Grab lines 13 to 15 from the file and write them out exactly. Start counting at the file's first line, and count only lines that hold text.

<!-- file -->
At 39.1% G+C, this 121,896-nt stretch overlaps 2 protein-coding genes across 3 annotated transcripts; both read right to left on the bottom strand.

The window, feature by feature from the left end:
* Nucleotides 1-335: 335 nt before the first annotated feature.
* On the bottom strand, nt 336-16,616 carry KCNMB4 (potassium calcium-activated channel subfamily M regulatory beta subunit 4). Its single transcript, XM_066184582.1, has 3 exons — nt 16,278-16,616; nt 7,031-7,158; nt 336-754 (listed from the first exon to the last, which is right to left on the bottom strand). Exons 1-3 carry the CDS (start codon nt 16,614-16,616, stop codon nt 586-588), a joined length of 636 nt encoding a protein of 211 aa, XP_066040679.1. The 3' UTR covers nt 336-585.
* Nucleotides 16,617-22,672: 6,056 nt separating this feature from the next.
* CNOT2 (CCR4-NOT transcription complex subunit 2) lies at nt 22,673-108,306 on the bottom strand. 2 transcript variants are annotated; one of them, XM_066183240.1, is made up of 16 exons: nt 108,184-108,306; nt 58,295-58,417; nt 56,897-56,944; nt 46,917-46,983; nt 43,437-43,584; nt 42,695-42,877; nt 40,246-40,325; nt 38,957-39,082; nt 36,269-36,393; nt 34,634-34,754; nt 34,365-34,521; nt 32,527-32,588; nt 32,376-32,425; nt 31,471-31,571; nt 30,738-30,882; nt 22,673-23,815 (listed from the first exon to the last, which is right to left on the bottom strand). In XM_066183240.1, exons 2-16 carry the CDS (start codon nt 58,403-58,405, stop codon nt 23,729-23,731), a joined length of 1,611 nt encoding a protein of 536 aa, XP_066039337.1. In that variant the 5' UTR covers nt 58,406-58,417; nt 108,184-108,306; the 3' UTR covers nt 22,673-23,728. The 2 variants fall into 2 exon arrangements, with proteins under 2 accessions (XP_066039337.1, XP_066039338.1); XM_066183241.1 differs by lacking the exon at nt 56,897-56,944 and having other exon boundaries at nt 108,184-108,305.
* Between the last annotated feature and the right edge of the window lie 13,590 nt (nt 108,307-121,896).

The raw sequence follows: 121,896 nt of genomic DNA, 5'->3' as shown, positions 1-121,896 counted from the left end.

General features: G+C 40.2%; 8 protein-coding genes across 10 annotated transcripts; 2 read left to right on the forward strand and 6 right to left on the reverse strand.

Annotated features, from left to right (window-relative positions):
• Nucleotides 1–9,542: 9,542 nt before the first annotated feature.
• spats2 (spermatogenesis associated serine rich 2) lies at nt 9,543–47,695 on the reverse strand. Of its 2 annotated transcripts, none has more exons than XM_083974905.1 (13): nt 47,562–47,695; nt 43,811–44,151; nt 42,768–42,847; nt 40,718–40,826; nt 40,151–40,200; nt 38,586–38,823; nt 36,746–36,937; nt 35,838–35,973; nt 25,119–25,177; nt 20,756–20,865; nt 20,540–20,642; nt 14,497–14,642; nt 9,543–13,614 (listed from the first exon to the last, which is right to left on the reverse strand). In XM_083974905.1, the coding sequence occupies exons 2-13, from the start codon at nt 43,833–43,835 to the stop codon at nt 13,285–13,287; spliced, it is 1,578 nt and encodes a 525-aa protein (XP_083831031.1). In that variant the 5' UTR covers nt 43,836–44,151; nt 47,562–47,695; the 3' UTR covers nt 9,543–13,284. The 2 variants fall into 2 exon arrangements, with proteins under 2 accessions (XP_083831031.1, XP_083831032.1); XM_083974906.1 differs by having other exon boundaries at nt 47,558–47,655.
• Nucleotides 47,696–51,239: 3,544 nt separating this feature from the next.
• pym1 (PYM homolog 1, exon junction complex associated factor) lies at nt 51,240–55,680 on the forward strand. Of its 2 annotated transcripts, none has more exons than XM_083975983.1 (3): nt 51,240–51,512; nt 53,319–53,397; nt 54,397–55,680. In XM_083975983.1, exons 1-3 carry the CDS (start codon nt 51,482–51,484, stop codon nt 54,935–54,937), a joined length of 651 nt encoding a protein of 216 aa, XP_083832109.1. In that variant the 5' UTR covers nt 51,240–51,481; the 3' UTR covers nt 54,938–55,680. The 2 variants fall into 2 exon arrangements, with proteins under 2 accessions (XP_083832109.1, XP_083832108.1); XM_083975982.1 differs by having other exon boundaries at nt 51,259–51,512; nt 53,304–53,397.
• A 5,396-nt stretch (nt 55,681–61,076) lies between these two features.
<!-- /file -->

• Nucleotides 47,696–51,239: 3,544 nt separating this feature from the next.
• pym1 (PYM homolog 1, exon junction complex associated factor) lies at nt 51,240–55,680 on the forward strand. Of its 2 annotated transcripts, none has more exons than XM_083975983.1 (3): nt 51,240–51,512; nt 53,319–53,397; nt 54,397–55,680. In XM_083975983.1, exons 1-3 carry the CDS (start codon nt 51,482–51,484, stop codon nt 54,935–54,937), a joined length of 651 nt encoding a protein of 216 aa, XP_083832109.1. In that variant the 5' UTR covers nt 51,240–51,481; the 3' UTR covers nt 54,938–55,680. The 2 variants fall into 2 exon arrangements, with proteins under 2 accessions (XP_083832109.1, XP_083832108.1); XM_083975982.1 differs by having other exon boundaries at nt 51,259–51,512; nt 53,304–53,397.
• A 5,396-nt stretch (nt 55,681–61,076) lies between these two features.